He's never suggested anything but a wall that blocks the ENTIRE border. As I've already challenged SES, prove me wrong. Trump has certainly implied that the wall will solve our illegal immigration... more
    • The length of the wall has changed a LOT over time — Sia☺giah, Mon Jan 14 8:31pm
    • he wants a wall over every single foot of the border. You are the one making the claim about what he has said. Back it up. In fact MOST Dems, including President Obama and Chuck Schumer have LONG... more
      • Technically correctgreenman, Mon Jan 14 4:26pm
        ...and I was in error in saying that he'd demanded a 2000-mile wall, as I've noted to SES. He wants to fill in areas not already 'protected' with a wall, a much shorter length. However, the final... more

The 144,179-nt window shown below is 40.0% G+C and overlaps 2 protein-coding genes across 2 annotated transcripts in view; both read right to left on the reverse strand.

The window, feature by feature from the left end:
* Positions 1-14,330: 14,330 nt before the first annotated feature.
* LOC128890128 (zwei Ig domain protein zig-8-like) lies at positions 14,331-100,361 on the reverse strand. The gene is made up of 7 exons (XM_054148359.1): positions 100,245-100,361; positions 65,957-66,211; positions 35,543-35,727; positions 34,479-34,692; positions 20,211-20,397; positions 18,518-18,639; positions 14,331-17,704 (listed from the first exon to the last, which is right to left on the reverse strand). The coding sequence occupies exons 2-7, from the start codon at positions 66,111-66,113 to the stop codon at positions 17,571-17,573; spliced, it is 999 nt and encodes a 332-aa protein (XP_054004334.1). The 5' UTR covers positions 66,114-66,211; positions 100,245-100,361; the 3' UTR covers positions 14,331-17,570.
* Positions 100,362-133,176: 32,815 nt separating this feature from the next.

• Again, please offer us a quote whereSprout, Mon Jan 14 4:46pm
          he actually STATES that the end state is to be a wall the full length of the border. No one is suggesting that physical barriers be the ONLY method. Everyone understands that the wall ALONE will not... more
          • Nogreenman, Mon Jan 14 4:52pm
            I never said that he literally said that, so how could I "provide a quote?" The end result of filling in the non-fenced/walled spaces would be a wall along the length of the border. Do you deny that? ... more
            • would be a wall from coast to coast. No one denies that fact. Yet the fact that a wall from coast to coast is a wall from coast to coast has no bearing on the CLAIM that is the INTENT.
              • lol....good ol' Sproutgreenman, Tue Jan 15 11:41am
                Still quibbling over trivia like an ol' dog chewing that bone. Your post is nonsense. Dismissed.
              • This crisis is entirely invented by Trump. It is a lie. By supporting it, you are supporting the lie. These are facts Spout. Now tell us why you support the lie. Tic toc.
          • He now admits Trump's security crisis on the boarder is invented. I use this as my evidence "4. And of course, just because the numbers of people TRYING to get across is down, that doesn't mean that... more